Partner love letter: Freedom House and Real Life Poets, Inc.
Dear Real Life Poets, Inc. and Freedom House,
We believe that you are the realest poets on the city’s scene.
We love that you are a 501 c3 non-profit community service and mentoring organization focusing on mentoring young adults, encouraging good communication, and oratorical skills using spoken word poetry and the arts.
We love that you organize community programs, such as Operation Mustard Seed (OMS) Coats for the Cold, and OMS Annual Community Health Fair, and various workshops to fulfill your mission to the community.
We love how that mission keeps growing and evolving and taking into account facts on the ground.
We love your creation in teen open Mic, Flow Tactics, hosted by teen artist the 3rd Saturday of every month.
We love your partnership with UAB’s Anthro-Teach environmental non- profit organization (teen poetry slam), and Family Impact Counseling Center (specializing in mentoring the kids of incarcerated parents).
We love how you describe yourselves between laughs, hope, and love in this video interview.
We love how John Paul Taylor opens the door to all the members of this community—and to anyone who wants to work for love, peace, and justice.
We love how you use words and the arts to fulfill your mission of inspiration by changing minds one rhyme at a time.
We don’t know where to begin to describe all the ways in which you bring poetry to young minds and infuse young lives with the power of the spoken word, so we are going to quote a few of the excellent local journalists who have taken the time to cover you thoroughly.
Take Jonece Starr Dunigan for example, in “Real Life Poets fight violence with voices rhyme by rhyme”:
The organization started with a mission to bring spoken word to places it hadn't been spoken before. Being from a city where the popularity of the art form is still in its infant stages, Taylor and his two childhood friends knew they were in unclaimed territory.
Sistah's Soul Food became their first home during the beginning of 2007. The East Lake restaurant was no bigger than a small, one-bedroom apartment, leaving little room for a stage, DJ equipment or microphone stands.
That's perfect, they thought.
They wanted to strip spoken word of its pageantry, leaving only enough space for the people to speak about their worlds.
They spread the word about the first open mic night using old-school advertising: handing out flyers in the streets where Taylor played football with the other east side Birmingham kids growing up. "Hey, young brother, listen to this," they would say to random groups of people just strolling by before they spit a couple of rhymes as a sample to what the event had to offer. To their surprise, the passerby would spit rhymes back.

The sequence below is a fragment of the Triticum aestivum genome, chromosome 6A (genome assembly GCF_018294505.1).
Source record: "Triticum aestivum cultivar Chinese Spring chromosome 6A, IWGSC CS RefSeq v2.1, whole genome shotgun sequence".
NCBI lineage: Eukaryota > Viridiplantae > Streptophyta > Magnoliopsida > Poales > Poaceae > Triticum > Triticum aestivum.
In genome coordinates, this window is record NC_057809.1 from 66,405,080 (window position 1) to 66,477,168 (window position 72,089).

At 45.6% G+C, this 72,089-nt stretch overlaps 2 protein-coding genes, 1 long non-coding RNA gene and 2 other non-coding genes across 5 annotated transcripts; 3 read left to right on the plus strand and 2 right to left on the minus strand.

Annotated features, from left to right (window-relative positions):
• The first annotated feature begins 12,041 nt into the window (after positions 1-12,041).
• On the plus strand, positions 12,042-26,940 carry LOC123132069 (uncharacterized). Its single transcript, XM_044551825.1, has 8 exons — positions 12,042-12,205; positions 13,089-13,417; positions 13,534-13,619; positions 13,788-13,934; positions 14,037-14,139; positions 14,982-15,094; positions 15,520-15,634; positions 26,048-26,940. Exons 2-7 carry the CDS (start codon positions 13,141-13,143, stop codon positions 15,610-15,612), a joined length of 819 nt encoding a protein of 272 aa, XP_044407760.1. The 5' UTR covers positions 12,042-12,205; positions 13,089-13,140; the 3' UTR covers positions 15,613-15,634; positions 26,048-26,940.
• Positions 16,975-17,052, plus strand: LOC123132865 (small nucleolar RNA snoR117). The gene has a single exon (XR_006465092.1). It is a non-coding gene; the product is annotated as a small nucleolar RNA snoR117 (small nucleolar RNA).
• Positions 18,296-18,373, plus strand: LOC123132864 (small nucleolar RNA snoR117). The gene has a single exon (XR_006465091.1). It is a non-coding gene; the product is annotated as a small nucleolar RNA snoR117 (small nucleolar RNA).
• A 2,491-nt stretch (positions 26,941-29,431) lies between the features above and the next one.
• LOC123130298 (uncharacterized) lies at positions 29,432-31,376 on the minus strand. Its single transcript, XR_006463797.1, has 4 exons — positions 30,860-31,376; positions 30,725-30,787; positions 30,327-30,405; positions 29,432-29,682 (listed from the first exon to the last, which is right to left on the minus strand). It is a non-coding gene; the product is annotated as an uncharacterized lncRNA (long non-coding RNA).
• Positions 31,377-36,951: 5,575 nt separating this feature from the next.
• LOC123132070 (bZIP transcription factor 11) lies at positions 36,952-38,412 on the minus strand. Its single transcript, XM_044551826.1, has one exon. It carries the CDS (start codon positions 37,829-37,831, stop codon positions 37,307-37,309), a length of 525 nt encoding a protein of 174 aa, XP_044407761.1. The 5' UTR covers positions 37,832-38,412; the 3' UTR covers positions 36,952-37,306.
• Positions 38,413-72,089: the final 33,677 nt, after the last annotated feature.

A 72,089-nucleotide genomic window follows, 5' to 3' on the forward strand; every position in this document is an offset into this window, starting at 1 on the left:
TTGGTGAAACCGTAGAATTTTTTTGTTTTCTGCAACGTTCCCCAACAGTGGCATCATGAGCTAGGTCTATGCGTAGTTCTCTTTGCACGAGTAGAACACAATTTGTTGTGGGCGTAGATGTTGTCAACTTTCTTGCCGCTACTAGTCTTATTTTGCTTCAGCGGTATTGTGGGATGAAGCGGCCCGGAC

That's how they knew they had something. The people had something to say.
Their initial efforts didn't bear much fruit. But the bi-weekly open mics that only had five people in attendance when it first began boomed into a block party during the first anniversary. The restaurant overflowed with people, nearly spilling into the street.
And here’s what Jesse Chambers had to say:
RLP also has created other outlets for young poets, including Real Global Poets, a poetry exchange between young people in Birmingham and Kenya.
In spring 2016, RLP published a collection of poems from the exchange, “Our Voice is Our Power, Vol. 1.” Fifty-six kids from Birmingham, including 14 from East Lake, had work in the collection. RLP completed a second exchange in fall 2016; this time exclusively for kids in Kenya and East Lake, with plans to publish another book.
We can’t wait to help promote your spoken word festival at UAB in April—and to work with you in opening and passing the mic to the young poets and activists in our community that make this city magic.
In love and respect,
Magic City Poetry Festival
The Black Magic Project focuses on people and organizations who carry the spirit of the Civil Rights Movement in big and small ways. Real Life Poets, Inc. mentors the youth using spoken word and various other arts. Founding member John Paul Taylor performs a spoken word piece about his hometown of Birmingham, Alabama to the melody of “Sweet Home Alabama”. (Source)